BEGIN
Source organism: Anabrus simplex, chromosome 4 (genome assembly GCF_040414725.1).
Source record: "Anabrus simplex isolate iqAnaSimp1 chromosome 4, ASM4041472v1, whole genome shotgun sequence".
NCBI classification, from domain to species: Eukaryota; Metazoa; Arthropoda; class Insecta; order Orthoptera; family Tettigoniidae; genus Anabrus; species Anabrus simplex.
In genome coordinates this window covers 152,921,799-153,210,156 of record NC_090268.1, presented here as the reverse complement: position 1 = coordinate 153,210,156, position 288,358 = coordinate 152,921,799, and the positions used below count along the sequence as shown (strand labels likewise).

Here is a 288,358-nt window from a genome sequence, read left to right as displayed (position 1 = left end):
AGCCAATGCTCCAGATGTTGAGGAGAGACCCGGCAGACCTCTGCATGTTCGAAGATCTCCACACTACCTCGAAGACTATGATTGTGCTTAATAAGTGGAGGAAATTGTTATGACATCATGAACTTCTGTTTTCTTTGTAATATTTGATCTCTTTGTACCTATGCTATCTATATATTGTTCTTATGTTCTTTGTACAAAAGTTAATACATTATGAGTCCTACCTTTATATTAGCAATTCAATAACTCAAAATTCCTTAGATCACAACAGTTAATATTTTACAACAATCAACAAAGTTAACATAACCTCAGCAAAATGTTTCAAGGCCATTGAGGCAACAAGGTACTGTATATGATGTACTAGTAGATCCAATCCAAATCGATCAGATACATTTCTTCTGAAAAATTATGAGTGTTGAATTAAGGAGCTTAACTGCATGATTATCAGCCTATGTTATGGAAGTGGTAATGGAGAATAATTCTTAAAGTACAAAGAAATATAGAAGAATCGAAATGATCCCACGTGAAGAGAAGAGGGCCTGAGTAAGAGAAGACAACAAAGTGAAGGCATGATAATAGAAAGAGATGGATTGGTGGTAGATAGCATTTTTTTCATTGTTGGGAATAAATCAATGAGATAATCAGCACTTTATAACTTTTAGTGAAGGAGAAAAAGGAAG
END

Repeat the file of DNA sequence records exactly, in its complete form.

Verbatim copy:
Source organism: Anabrus simplex, chromosome 4 (genome assembly GCF_040414725.1).
Source record: "Anabrus simplex isolate iqAnaSimp1 chromosome 4, ASM4041472v1, whole genome shotgun sequence".
NCBI classification, from domain to species: Eukaryota; Metazoa; Arthropoda; class Insecta; order Orthoptera; family Tettigoniidae; genus Anabrus; species Anabrus simplex.
In genome coordinates this window covers 152,921,799-153,210,156 of record NC_090268.1, presented here as the reverse complement: position 1 = coordinate 153,210,156, position 288,358 = coordinate 152,921,799, and the positions used below count along the sequence as shown (strand labels likewise).

Here is a 288,358-nt window from a genome sequence, read left to right as displayed (position 1 = left end):
AGCCAATGCTCCAGATGTTGAGGAGAGACCCGGCAGACCTCTGCATGTTCGAAGATCTCCACACTACCTCGAAGACTATGATTGTGCTTAATAAGTGGAGGAAATTGTTATGACATCATGAACTTCTGTTTTCTTTGTAATATTTGATCTCTTTGTACCTATGCTATCTATATATTGTTCTTATGTTCTTTGTACAAAAGTTAATACATTATGAGTCCTACCTTTATATTAGCAATTCAATAACTCAAAATTCCTTAGATCACAACAGTTAATATTTTACAACAATCAACAAAGTTAACATAACCTCAGCAAAATGTTTCAAGGCCATTGAGGCAACAAGGTACTGTATATGATGTACTAGTAGATCCAATCCAAATCGATCAGATACATTTCTTCTGAAAAATTATGAGTGTTGAATTAAGGAGCTTAACTGCATGATTATCAGCCTATGTTATGGAAGTGGTAATGGAGAATAATTCTTAAAGTACAAAGAAATATAGAAGAATCGAAATGATCCCACGTGAAGAGAAGAGGGCCTGAGTAAGAGAAGACAACAAAGTGAAGGCATGATAATAGAAAGAGATGGATTGGTGGTAGATAGCATTTTTTTCATTGTTGGGAATAAATCAATGAGATAATCAGCACTTTATAACTTTTAGTGAAGGAGAAAAAGGAAG